HONOLULU – If you’re hanging out on Oahu’s most popular beaches, you won’t find much trash besides the errant ice cream wrapper or foam clamshell from someone’s lunch carelessly discarded on the beach. That’s because state workers are paid to intensively clean these beaches for tourists. Not so at the island’s less popular beaches. Local volunteer groups such as B.E.A.C.H., Hawaii Wildlife Fund and the Surfrider Foundation – many of which are supported by the National Oceanic and Atmospheric Administration’s (NOAA) Marine Debris Program – spend hours pulling tens of thousands of pounds of trash off Oahu’s beaches annually.
Help may be on the way. In a rare show of bipartisanship, the United States Senate has unanimously passed the Save Our Seas Act of 2017, which would reauthorize the NOAA Marine Debris Program for five years and encourage international cooperation to prevent and clean up plastic pollution.
“Over the course of years and decades, marine debris deposited in the ocean half a world away inevitably finds its way to our coastal communities and ecosystems. Alaska feels the brunt of this crisis with its extensive coastline,” Senator Dan Sullivan (R-Arkansas), one of the three politicians who introduced the act this year, wrote in a statement upon the act’s passage in the Senate in August.
Like Alaska, Hawaii’s coasts are particularly vulnerable to ocean plastic pollution. That’s because it lies in the path of the North Pacific Gyre, a swirling ocean current that carries trash from Eastern Asia to the West Coast of the U.S. and Mexico. This current overlaps with others in the South Pacific and subpolar regions. The Save Our Seas Act recognizes the interconnectedness of the world’s waterways and coastlines, and the need to address the issue of marine debris not only in the ocean but where it starts: in human hands. The Act calls for NOAA to “work with other federal agencies to develop outreach and education strategies to address both land- and sea-based sources of marine debris.”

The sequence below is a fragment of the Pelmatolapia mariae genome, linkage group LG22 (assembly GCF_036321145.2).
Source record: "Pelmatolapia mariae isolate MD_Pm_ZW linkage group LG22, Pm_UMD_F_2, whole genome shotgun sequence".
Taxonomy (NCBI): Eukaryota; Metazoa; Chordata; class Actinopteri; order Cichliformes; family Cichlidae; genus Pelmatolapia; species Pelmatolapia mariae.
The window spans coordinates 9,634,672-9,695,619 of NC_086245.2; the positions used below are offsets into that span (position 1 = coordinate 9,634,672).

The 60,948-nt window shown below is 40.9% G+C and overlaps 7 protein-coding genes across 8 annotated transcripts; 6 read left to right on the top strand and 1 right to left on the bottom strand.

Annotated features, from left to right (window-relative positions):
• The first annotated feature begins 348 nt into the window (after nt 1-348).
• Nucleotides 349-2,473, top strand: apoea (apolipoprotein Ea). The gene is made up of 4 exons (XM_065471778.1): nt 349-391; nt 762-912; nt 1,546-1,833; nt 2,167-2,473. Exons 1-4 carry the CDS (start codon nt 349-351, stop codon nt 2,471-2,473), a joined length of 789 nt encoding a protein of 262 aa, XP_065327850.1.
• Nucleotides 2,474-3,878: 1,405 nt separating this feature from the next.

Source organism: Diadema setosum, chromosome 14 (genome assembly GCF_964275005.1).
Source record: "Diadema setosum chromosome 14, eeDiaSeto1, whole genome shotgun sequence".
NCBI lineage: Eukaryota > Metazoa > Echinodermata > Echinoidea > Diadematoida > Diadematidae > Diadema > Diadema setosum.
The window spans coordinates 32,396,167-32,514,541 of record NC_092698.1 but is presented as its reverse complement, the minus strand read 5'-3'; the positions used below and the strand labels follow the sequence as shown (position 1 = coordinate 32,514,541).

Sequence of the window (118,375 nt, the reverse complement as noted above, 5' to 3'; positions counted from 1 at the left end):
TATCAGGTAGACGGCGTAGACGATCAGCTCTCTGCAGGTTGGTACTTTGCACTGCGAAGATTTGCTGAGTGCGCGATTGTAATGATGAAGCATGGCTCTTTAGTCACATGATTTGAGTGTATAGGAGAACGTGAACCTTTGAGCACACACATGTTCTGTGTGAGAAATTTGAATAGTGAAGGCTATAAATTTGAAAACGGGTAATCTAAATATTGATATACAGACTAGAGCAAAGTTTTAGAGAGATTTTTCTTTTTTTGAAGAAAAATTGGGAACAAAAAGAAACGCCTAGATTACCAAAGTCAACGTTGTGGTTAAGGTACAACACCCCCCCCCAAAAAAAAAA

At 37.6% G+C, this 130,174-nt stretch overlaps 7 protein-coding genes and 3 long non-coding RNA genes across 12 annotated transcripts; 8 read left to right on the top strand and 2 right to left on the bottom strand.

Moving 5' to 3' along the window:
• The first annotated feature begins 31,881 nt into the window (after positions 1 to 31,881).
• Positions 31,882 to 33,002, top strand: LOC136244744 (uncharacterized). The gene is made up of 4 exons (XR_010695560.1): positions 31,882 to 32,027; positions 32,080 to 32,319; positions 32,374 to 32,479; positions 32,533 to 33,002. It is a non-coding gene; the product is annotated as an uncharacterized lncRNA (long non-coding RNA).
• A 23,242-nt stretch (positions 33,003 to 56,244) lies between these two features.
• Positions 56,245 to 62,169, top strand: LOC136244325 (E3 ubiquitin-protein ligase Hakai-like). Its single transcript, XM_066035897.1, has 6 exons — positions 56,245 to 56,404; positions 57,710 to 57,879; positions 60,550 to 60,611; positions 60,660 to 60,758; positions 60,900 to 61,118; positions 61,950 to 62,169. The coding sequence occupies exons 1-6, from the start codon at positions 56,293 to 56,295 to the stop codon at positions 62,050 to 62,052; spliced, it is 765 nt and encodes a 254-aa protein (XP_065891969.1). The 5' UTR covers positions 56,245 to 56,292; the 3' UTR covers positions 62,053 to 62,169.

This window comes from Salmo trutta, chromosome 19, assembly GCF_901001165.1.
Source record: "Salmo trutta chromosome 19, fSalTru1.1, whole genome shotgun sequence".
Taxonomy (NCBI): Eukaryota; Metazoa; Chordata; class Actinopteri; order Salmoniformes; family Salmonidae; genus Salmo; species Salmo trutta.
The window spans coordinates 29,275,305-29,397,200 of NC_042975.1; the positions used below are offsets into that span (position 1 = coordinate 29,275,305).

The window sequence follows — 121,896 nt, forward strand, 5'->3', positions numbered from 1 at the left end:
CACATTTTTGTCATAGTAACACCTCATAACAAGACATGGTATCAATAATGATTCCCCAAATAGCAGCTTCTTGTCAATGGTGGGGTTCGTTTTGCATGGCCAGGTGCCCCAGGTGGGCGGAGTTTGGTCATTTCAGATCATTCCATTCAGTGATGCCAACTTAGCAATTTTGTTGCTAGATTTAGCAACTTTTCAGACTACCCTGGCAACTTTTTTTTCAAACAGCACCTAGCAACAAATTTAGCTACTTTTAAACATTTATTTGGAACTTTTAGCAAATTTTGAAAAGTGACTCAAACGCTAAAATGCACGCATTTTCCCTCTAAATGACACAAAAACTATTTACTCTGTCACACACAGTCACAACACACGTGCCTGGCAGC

“Cleaning up marine debris is great, but to solve the issue we really need to cut down on the amount of plastic that we’re using,” said Hawaii state representative Cedric Gates, vice chair of the Ocean, Marine Resources and Hawaiian Affairs Committee.“ As the youngest state representative in the House of Representatives, I am acutely aware of the need to take action now in order to ensure a sustainable future, and fully support this act as a means of addressing marine debris.”
NOAA’s Marine Debris Program supports education, cleanup and innovation efforts to reduce marine debris in U.S. waterways and coastlines. The Save Our Seas Act would authorize the program for five years at a maximum of $10 million per year. While a relatively modest sum, the budget ensures money for the marine debris cleanup effort in a political environment where environmental and scientific programs are losing funding.
The act would also require the U.S. State Department to work with countries to reduce ocean pollution. A report released earlier this year by the Ocean Conservancy identified China, Indonesia, the Philippines, Thailand and Vietnam as the top five countries contributing to the ocean plastic pollution crisis.
With wide bipartisan support for the Save Our Seas Act demonstrated in the Senate, proponents are hopeful that the House of Representatives will pass the legislation within the next two years. “Given the sheer volume of other legislative business pending in the House, it’s much more likely that we’ll see action on the issue in 2018,” said Kevin Allexon, senior manager of government relations at the Ocean Conservancy.
An estimated 80 percent of marine debris originates as land-based trash with the remaining 20 percent being released at sea, according to United Kingdom-based Eunomia Research and Consulting. Scientists have established that plastic products quickly degrade in the marine environment from exposure to the sun, wind and waves. When plastic items break down into small pieces called microplastic, they more easily absorb toxins such as pesticides and PCBs from seawater. Those toxins can poison and affect the behavior of fish and other marine life that mistake microplastics for food. A recent study showed microplastics could move up the food chain, raising the possibility they could end up on dinner plates.
“This mismanaged waste has affected more than 800 different marine species and threatens our economy,” said Allexon. “This is a global problem that is getting worse every passing day. The Save Our Seas Act is a modest but important step forward in ensuring the U.S. addresses the issue of ocean plastic, and is a wonderful example of bipartisanship on conservation.”